One last business point. We fix our pricing several months in advance of delivery to protect ourselves from currency fluctuations. Folks that pay in Yen as they go and don't have price protections in place are going to get creamed while the Japanese repatriate Yen for relief efforts making the Dollar/Yen exchange rate deteriorate even further. You see the Yen get down to around 75 to the dollar and you'll see a lot of smaller US based Japanese goods businesses checking out of this market because the goods (whatever they are) will just become too expensive. I guarantee we won't be in a position to place any significant orders for import good like CD's or Japanese BD releases until the exchange rate improves, but fortunately this is only a tiny portion of put overall business.

"I also wonder about how much effort will be vested in making new anime down the line as the country tries to put things back together?? Any thoughts??"

That will depend entirely on the Japanese economy and how quickly they recover from this disaster. Anime demand in Japan will likely be suppressed for some time to come as a large portion of the country focuses on buying basic needs. The Japanese economy may even also face another recession, and many of the Anime producers in Japan are not in strong financial positions as it is. But Anime will be solely dependant on the Japanese market as to what happens. We'll have to wait and see, but no one should be focusing on this sorta thing at this point anyway. If it was CA, and LA was effected, the last thing on anyone’s mind should be how soon Hollywood will be making movies again.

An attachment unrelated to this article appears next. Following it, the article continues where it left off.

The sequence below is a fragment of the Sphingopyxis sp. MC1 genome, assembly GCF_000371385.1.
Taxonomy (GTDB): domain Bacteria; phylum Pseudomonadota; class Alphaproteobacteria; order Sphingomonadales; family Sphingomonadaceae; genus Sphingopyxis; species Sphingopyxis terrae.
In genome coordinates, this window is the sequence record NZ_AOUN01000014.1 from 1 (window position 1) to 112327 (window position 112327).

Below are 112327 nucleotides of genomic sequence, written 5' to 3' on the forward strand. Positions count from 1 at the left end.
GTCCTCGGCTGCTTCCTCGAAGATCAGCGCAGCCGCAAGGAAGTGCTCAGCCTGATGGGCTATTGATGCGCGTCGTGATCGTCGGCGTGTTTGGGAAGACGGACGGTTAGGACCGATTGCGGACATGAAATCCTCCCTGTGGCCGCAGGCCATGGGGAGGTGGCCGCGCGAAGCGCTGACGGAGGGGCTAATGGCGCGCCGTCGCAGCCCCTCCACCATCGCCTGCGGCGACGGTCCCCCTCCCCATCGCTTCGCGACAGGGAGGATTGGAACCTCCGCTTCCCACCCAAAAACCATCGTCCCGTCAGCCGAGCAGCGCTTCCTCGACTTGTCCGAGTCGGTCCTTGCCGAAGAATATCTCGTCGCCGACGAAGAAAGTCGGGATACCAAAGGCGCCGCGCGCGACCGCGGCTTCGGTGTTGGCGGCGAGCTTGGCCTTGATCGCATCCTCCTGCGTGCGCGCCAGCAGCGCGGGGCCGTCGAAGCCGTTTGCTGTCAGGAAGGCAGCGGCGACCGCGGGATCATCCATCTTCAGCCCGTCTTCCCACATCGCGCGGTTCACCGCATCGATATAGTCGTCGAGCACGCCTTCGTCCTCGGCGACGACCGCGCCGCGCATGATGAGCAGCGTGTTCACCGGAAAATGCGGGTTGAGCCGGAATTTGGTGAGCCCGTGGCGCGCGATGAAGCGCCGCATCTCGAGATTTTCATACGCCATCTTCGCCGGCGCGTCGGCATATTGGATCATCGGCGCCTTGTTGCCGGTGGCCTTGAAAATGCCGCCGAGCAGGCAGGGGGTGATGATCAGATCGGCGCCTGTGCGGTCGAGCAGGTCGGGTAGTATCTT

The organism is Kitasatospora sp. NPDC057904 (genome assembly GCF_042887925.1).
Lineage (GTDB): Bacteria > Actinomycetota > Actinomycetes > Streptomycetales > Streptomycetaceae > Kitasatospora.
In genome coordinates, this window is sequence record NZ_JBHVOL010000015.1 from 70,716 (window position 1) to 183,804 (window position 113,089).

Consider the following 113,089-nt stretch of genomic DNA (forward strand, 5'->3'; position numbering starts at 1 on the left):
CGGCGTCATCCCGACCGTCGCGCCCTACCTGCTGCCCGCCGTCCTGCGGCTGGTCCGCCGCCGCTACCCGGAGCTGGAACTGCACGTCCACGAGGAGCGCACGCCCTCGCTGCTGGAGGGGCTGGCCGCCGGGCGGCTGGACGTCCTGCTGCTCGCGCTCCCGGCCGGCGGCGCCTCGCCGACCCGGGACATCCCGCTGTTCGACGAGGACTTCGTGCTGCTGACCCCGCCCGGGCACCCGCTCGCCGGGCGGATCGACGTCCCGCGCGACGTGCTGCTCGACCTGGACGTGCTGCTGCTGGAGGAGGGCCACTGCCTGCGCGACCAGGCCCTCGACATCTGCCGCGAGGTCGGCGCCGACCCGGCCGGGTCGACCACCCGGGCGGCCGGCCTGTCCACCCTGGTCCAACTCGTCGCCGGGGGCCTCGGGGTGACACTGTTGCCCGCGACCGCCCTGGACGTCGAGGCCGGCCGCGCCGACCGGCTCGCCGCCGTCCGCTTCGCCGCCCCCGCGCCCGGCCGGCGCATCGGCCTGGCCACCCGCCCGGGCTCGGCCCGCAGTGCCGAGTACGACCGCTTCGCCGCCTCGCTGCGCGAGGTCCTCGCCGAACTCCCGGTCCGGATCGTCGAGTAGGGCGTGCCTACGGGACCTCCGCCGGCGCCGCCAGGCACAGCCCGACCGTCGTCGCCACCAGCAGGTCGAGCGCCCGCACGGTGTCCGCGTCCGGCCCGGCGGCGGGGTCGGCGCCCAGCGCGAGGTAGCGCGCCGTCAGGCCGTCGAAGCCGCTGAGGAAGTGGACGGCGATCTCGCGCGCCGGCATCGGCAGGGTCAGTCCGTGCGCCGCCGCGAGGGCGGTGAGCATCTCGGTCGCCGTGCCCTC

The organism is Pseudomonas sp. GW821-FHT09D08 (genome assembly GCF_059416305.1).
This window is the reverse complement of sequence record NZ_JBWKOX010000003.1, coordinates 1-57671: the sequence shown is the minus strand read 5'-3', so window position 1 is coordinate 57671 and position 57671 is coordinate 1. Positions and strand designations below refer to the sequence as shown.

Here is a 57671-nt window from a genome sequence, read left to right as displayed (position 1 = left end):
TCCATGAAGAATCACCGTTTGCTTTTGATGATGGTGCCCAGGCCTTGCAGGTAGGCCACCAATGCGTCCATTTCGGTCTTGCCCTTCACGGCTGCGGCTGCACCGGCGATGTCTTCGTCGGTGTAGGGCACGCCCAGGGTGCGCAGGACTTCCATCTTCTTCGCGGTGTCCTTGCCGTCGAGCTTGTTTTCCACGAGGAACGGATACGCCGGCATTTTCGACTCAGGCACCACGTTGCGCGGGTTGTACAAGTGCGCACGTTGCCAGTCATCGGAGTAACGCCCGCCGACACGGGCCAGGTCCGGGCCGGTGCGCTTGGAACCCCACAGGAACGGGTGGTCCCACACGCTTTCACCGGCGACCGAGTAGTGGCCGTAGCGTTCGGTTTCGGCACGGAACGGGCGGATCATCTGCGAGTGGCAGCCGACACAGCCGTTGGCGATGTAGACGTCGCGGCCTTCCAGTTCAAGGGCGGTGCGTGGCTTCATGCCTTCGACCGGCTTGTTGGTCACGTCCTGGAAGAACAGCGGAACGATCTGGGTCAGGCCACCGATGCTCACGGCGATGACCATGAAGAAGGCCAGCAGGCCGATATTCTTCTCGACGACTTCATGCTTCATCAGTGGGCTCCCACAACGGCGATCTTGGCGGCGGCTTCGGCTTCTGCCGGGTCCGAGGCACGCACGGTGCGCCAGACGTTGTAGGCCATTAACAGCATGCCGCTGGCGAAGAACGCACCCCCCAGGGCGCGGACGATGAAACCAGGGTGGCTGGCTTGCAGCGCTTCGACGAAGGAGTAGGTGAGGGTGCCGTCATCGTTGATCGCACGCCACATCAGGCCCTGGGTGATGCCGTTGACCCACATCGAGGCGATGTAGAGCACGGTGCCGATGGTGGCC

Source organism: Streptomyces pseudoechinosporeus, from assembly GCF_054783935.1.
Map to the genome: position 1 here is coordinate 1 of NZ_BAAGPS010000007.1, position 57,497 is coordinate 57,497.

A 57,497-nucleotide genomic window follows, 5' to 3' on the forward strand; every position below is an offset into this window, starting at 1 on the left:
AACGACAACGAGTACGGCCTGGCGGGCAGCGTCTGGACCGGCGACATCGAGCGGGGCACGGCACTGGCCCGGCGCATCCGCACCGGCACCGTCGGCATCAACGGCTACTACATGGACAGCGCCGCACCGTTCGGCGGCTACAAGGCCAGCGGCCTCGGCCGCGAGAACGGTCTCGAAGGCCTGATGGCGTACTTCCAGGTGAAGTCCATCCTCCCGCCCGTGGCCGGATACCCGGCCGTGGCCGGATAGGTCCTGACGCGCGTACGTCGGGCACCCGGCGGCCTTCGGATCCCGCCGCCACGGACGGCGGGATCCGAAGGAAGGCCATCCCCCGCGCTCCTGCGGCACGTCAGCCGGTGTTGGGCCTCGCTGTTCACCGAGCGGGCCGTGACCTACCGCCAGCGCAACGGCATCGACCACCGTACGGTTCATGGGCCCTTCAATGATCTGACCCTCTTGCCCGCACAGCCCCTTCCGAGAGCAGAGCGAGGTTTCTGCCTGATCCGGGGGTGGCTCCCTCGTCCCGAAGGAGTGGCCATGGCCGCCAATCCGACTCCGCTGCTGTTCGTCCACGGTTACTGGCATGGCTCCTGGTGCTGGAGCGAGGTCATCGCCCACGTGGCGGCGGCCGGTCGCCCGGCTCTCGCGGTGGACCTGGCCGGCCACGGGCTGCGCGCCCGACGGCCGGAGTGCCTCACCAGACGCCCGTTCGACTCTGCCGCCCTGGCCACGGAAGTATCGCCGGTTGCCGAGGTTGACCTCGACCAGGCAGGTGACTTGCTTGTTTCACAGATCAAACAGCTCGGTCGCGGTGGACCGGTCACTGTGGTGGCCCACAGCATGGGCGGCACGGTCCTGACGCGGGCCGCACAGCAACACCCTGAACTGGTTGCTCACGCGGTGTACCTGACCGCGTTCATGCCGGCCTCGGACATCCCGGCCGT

I'll make some more comments when I have more time. In the mean time, please think about those donation links I posted.

1 comment:

The Sci-Fi Fanatic said...

Honestly, the fact some people are are bitching they are "victims" is truly unconscienable. That's just the most selfish, pathetic attitude and speaks to the loss of our collective mind in this country. Wow.

I've been unable to write for a week as I've been so depressed for those people. Americans, and I love this country, could learn some lessons by the behavior of the Japanese during this time of crisis.

Have you seen looting in Japan?

My continued prayers for those folks over there and for the Americans and others who have tirelessly made efforts to help the true victims directly being affected by this catastrophe.